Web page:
Bernie Grant

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Bernie Grant
Bernie Grant.jpg
Grant's funeral programme
Member of Parliament
for Tottenham
In office
11 June 1987 – 8 April 2000
Preceded byNorman Atkinson
Succeeded byDavid Lammy
Personal details
Bernard Alexander Montgomery Grant

(1944-02-17)17 February 1944
Georgetown, British Guiana
Died8 April 2000(2000-04-08) (aged 56)
London, England
Political partyLabour
SpouseSharon Grant
Alma materHeriot-Watt University

Bernard Alexander Montgomery Grant (17 February 1944 – 8 April 2000) was a British Labour Party politician who was the Member of Parliament for Tottenham, London, from 1987 to his death in 2000.


Bernie Grant was born in Georgetown, British Guiana, to schoolteacher parents, who in 1963 took up the UK Government's offer to people from the crown colonies to settle in the UK. Grant attended Tottenham Technical College, and went on to take a degree course in Mining Engineering at Heriot-Watt University in Edinburgh.[1]

In the mid-1960s, he was, for a period, a member of the Socialist Labour League, led by Gerry Healy. This later became known as the Workers Revolutionary Party. He quickly became a trade union official, and moved into politics, becoming a Labour councillor in the London Borough of Haringey in 1978.

When the Conservative government introduced "rate capping", Grant led the rate-capping rebellion in the borough in 1984.[2] This created division in the local Constituency Labour Party, but through this split, Grant became the Borough of Haringey leader in 1985.

As council leader during the 1985 Broadwater Farm riot, in which policeman PC Keith Blakelock was murdered, Grant was brought to national attention when he was widely quoted as saying: "What the police got was a bloody good hiding." Grant claimed his words had been taken out of context, but offered an apology to the family of PC Blakelock. A fuller version of the quotation is: "The youths around here believe the police were to blame for what happened on Sunday and what they got was a bloody good hiding."[3] His comments brought swift denunciation from the Labour Party leadership, and the then Conservative Home Secretary, Douglas Hurd, called him "the high priest of conflict"; several British newspapers also dubbed him "Barmy Bernie". He claimed that he was merely explaining to a wider audience what the feeling on the estate was like. There is conflicting information over whether Grant condemned the violence of the rioters the following day.[4][2][5]

The controversy, however, did not prevent him from being elected as MP for Tottenham at the 1987 general election, one of the UK's first Black British MPs, all of them members of the Labour Party Black Sections movement, being elected at the same time as Diane Abbott and Paul Boateng, as well as Britain's first British Asian MP since the 1920s, Keith Vaz. Grant later stood for the deputy leadership of the Labour Party, but was unsuccessful.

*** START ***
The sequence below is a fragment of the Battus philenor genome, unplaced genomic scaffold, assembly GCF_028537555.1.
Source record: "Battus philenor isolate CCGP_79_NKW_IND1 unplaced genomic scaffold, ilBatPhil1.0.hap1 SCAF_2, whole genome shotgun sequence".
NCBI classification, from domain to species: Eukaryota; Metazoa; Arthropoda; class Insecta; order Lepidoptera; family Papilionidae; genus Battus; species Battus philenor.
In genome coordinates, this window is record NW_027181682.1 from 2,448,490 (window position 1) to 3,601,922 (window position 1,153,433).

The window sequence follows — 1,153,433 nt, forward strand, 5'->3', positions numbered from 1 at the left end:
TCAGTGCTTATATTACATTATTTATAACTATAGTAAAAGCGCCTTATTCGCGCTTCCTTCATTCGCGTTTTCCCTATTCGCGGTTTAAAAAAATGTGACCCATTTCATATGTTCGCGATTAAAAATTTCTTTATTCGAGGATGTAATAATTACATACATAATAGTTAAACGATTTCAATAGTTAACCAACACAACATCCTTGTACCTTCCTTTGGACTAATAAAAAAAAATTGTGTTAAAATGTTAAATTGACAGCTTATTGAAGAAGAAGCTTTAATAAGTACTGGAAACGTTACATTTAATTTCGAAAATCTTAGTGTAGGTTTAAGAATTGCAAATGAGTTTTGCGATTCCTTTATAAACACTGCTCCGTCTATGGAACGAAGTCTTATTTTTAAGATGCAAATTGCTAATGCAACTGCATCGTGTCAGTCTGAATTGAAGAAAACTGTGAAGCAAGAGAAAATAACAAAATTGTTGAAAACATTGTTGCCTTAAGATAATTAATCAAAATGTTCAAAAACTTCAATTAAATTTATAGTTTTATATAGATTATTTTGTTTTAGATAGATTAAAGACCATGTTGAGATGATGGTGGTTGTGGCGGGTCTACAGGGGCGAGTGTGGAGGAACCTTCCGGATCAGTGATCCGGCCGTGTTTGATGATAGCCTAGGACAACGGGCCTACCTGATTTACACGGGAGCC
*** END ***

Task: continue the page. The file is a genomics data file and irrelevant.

In 1989, he established and chaired the Parliamentary Black Caucus, modelled after the Congressional Black Caucus of the United States. The organisation was committed to advancing the opportunities of Britain's ethnic minority communities.[6]

In 1993 Grant co-founded and chaired the African Reparations Movement (ARM UK) to campaign for the movement for reparations for slavery and racism. ARM UK was formed following the 1993 Abuja Proclamation declared at the First Pan-African Conference on Reparations, in Abuja, Nigeria, convened by the Organisation of African Unity (OAU) and the Nigerian government. On 10 May 1993 Grant tabled a motion in the House of Commons that the House welcomed the proclamation and "calls upon the international community to recognise that the unprecedented moral debt owed to African people has yet to be paid, and urges all those countries who were enriched by enslavement and colonisation to review the case for reparations to be paid to Africa and to Africans in the Diaspora; acknowledges the continuing painful economic and personal consequences of the exploitation of Africa and Africans in the Diaspora and the racism it has generated; and supports the OAU as it intensifies its efforts to pursue the cause of reparations." The motion was sponsored by Grant, Tony Benn, Tony Banks, John Austin-Walker, Harry Barnes, and Gerry Bermingham; an additional 46 Labour Party MPs signed to support the motion, including Jeremy Corbyn.[7] ARM UK, in a "Birmingham Declaration" of 1 January 1994,[8] called upon:

all people of Afrikan origin in the Caribbean, Afrika, Europe, the Americas and elsewhere to support the movement for reparations and join forces with a view to forming a strong united front capable of exposing, confronting and overcoming the psychological, economic and cultural harm inflicted upon us by peoples of European origin.